Advertisement

Space Travel

Space

Final ground test of launch booster for NASA's Journey to Mars a success

NASA's Journey to Mars mission got a step closer on Tuesday with the successful ground test of what will be the launch booster on the agency's Space Launch System (SLS), the world's most powerful rocket. It's the second and final qualification ground test on the booster before SLS's first crewless test flight in late 2018 with NASA's Orion spacecraft. Built by NASA contractor Orbital ATK, the booster was tested at the company's facilities in Promontory, Utah, and is now qualified for flight.Read More

Space

Self-healing material could plug holes in space ships

As the movies have shown us, space travel is an intimidating prospect, what with the possibilities of running out of air, the rocket engines conking out, or the shipboard computer deciding to bump off the crew. Another danger is fast-flying orbital debris piercing the hull. Scientists may be on their way to a solution to that one, however, in the form of a new self-healing material.Read More

Space

Designing a rover to mine for water on Mars

Should we ever want to set up any sort of base or colony on Mars, it's inevitably going to require water to support life, but transporting enough liquids to the Red Planet is likely to be impractical. With NASA and others planning manned Mars missions, a team based in Singapore is already working on a specialized Martian rover that could be used to "mine" for water below the planet's crimson surface.Read More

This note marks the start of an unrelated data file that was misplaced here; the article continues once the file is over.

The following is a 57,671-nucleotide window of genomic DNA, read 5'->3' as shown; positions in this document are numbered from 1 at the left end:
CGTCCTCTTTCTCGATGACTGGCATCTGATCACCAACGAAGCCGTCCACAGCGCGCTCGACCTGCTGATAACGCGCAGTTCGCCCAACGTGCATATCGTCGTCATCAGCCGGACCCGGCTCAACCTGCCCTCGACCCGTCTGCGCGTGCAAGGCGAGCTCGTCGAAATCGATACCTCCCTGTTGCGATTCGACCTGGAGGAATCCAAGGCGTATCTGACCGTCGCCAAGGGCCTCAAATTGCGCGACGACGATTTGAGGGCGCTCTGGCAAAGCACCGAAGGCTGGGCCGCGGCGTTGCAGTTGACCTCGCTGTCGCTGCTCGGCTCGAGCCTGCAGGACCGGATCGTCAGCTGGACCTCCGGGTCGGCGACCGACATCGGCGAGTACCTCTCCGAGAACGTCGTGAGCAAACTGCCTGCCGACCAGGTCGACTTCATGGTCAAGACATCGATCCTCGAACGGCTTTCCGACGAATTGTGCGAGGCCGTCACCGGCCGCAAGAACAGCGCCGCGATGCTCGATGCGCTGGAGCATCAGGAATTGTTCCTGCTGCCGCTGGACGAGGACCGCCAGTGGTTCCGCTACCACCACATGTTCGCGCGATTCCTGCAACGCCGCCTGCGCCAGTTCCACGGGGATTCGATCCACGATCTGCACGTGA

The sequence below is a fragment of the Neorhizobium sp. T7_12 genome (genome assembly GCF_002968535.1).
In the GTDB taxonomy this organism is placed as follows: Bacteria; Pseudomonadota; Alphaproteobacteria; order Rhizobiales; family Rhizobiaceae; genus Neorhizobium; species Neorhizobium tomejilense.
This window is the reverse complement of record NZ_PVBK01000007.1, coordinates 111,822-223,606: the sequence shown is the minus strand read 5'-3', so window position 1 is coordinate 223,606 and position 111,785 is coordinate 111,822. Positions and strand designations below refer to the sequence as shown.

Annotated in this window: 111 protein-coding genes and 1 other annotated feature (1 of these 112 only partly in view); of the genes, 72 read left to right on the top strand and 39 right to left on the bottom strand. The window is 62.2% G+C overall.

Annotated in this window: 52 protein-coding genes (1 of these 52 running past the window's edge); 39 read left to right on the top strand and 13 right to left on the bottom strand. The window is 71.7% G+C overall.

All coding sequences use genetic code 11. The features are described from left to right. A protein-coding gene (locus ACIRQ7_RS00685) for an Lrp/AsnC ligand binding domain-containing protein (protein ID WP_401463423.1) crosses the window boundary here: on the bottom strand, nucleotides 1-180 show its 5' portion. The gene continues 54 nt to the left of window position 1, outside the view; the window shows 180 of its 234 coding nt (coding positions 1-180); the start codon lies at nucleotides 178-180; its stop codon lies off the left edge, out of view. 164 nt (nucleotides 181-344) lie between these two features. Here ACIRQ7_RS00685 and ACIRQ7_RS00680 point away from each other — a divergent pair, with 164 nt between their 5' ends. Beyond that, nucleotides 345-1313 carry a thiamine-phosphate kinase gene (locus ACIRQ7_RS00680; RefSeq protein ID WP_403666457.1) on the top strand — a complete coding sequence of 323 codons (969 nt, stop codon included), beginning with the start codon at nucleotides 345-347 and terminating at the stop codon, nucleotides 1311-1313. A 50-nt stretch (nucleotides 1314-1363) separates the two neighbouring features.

Space

One-Year Mission to launch first joint extended stay aboard the ISS

Most missions to the International Space Station range from 160 to 180 days, but this month Russia and NASA will launch a joint year-long mission designed to more fully test the stress of space travel on the human body. ISS veterans Scott Kelly (US) and Mikhail Kornienko (Russia) have been training for two years for this daunting mission, culminating in departure slated for March 27, 2015, 3:42 p.m. EST. from the historic Baikonur Cosmodrome. Read More

Space

ISS astronauts use airlock to test lungs

The airlock of the International Space Station (ISS) was turned into a laboratory last week. In a station with as much space as a 747, that may seem a bit odd, but its purpose was part of a study of the lungs of space travelers by monitoring the effects of one the astronauts' most surprising hazards: dust. Read More

Space

Portland State University creates zero-g espresso cups for space

Space travel is a bit more civilized now that there's a bespoke Italian espresso machine aboard the International Space Station (ISS). Unfortunately, solving one problem just raises another and the astronauts are still having to drink their cappuccinos out of placcy bags. To help the zero-g coffee aficionado, Portland State University's (PSU) Maseeh College of Engineering and Computer Science has developed a microgravity espresso cup that drinks like its earthbound counterparts.Read More

    Advertisement
    Advertisement
    Advertisement

    See the stories that matter in your inbox every morning